Memorial Day — Remember the Heroes

Is there any greater hero than a person who has served their country?

Two young people. Two guns pointed at each other. This isn't Broadway. One of them may not be getting up after this encounter. Each one is compelled by orders to shoot. Each one of them has a family, a friend, a lover somewhere at home — wherever that may be. One of them will not have them at the end of that encounter.

And so this scenario goes on — in 2012 and beyond. The fact that we have such a diverse body of people on this planet and still continue to settle some of our disputes this way would seem hard to imagine. But when I think of the many young people in this country and the world that are forced to settle a dispute of national leaders and priorities in this manner, I can hardly find a current cause worthy of putting them at the front of death's way. Bin Laden? C'mon — he robbed this country of countless young people with 21 box cutters. Iraq — well, we never did find those WMD's did we? The cause should always be questioned when it risks our most valuable possessions — our people, family and loved ones.

But in this very intertwined world, when we take the life of another — are we really justified or even smarter in doing so? Is the ruination of anyone's son or daughter worth the cause? This isn't to say that at times in history and lives their wasn't a cause just enough — but in 2012 and beyond — have we become any smarter in evaluating this life altering decision? Every life is valuable. American or otherwise.

There is no greater hero, in my mind, than those soldiers in Iraq or Afganistan. Standing guard or walking a street of open windows and apartments — well if that doesn't change your life nothing will. I am glad many have come home. I am still upset that so many are still there. I am humbled by their dedication and service. Bring them home. In my eyes, this cause is not just enough to shed blood or tears. They are heroes and celebrities. You want a fair tax — let every Wall Street Banker and Detroit auto exec who was bailed out have to support or hire returning soldiers from these wars. 

The greatest tribute we can have to our past soldiers who have died for us is to make sure it never happens again. To the families and friends of those who have perished, my thanks could never convey my gratitute. To those long gone, whose shoulders we have stood upon to make this the greatest, most peaceful nation on the planet — I hope we can one day make you proud.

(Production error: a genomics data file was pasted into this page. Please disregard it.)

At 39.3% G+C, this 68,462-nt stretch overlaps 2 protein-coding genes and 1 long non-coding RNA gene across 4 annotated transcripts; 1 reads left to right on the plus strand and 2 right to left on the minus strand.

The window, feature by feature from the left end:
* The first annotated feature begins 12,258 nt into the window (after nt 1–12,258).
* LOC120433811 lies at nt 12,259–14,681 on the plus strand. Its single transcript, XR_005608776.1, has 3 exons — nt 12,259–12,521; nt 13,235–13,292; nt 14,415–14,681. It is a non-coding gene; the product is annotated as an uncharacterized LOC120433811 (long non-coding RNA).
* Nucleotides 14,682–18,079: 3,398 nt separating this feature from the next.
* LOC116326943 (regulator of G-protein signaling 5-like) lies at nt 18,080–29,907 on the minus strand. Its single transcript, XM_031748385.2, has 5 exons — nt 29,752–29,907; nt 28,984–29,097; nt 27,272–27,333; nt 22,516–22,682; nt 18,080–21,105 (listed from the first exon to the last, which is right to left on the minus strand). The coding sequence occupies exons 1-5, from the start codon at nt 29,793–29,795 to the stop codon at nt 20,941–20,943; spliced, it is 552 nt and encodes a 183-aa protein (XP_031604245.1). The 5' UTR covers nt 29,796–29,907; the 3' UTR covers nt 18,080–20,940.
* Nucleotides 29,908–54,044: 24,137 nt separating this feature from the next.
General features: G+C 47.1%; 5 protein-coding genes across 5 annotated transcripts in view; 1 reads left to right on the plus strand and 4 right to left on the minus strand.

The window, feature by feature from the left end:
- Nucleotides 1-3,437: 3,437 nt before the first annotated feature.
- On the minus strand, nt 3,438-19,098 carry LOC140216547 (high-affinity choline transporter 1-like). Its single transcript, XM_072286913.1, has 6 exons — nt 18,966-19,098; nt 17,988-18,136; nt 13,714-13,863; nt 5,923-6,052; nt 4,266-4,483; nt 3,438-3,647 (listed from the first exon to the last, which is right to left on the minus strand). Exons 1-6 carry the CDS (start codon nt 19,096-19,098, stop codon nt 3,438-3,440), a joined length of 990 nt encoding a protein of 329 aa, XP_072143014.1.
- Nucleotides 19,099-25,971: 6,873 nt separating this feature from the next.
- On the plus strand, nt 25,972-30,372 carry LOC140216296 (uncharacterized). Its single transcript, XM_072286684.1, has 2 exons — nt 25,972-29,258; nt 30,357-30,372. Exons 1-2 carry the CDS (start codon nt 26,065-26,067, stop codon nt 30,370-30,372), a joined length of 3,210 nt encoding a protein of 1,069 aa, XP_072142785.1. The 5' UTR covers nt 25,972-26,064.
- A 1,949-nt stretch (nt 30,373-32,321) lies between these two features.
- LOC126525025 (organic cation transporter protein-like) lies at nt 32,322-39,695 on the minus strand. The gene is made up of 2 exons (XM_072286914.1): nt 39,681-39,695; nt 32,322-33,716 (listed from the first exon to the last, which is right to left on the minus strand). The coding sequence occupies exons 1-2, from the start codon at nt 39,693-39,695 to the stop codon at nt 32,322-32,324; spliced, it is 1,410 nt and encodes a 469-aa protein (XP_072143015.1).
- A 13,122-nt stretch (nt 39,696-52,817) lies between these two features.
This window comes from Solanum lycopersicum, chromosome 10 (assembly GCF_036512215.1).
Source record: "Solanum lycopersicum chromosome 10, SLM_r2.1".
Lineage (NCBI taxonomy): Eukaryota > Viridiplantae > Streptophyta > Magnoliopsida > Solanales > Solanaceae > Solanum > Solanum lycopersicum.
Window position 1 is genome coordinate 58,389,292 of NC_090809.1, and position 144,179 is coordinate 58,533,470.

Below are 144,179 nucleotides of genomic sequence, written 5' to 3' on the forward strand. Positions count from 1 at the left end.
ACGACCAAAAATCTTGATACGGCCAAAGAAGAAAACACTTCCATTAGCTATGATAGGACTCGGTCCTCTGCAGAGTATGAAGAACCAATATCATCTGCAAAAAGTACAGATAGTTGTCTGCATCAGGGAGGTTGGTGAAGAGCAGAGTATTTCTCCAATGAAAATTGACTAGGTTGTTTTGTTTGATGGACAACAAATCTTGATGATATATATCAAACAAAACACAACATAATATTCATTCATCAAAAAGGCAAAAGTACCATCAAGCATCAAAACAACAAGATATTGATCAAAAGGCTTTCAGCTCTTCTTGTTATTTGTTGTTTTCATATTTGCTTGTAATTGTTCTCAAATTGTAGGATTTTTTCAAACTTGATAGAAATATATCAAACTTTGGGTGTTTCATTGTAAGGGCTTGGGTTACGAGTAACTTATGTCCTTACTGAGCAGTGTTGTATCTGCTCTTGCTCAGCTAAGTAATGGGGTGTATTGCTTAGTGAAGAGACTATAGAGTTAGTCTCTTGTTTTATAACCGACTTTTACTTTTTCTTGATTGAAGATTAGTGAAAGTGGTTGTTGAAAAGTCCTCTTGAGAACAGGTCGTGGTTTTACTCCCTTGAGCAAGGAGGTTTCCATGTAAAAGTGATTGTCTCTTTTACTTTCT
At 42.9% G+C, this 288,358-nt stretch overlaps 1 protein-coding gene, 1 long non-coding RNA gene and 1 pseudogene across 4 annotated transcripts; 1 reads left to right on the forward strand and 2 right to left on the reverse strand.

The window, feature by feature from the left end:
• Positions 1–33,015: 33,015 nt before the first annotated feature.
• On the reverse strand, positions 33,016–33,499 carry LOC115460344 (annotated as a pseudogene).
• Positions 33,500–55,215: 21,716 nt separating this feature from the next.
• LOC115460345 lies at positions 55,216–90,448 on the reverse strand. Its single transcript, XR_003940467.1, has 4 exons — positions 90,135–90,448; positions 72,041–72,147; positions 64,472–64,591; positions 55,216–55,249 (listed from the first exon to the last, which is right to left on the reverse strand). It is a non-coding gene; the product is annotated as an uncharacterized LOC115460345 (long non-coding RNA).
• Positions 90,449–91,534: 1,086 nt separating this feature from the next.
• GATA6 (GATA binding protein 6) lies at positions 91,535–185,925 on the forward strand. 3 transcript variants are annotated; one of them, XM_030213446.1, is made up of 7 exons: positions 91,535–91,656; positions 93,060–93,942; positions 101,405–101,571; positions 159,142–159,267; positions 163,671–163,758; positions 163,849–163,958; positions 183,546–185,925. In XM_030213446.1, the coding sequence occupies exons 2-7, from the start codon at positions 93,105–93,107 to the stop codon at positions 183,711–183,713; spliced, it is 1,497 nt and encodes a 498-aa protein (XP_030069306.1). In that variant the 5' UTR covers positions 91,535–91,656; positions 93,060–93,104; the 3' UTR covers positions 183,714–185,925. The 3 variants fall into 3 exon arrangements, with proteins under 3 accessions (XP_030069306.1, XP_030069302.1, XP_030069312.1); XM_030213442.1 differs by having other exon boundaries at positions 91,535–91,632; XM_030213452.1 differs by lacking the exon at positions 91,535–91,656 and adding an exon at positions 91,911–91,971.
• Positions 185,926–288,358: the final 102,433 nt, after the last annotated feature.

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Aidan May 28, 2012 at 12:50 PM
Mother Nights Mothers don't pray like the rest of us. I learned that long ago. Have a brother at war and you'll learn a lot of things about your mother. Sure, she seems to be the same Mom. The house works, the other kids go about growing up and the mundane and ordinary seem to be the substance of the days. But not the nights. Night's a different story. No meals or laundry or drop-offs. No daily routines scheduled. No searches for missing gloves or shoes or books.. No school project solving or whispers to grow up on. No friend analysis or girlfriend observations. Or rah-rahs from the stands. Nope. Nights belong to the son on the other side of the world. Far from a phone. Far from home. And her nights are almost silent. But not entirely. Because she thinks the house is wrapped in sleep, so her prayer-murmurs seem safe from others' ears. But she's tricked by the silence of the dark because her whispers might as well be cathedral bells in the still of the night. It's an odd whisper, too. Almost breathy and punctuated by "siss" after "siss". That's the give away that it's a prayer. The whisper itself speaks. Not every word is clear and catchable. But it's not hard to swallow the gist. And then you get the the give-away cue. "Ave Maria, gratia plena, Dominus tecum …"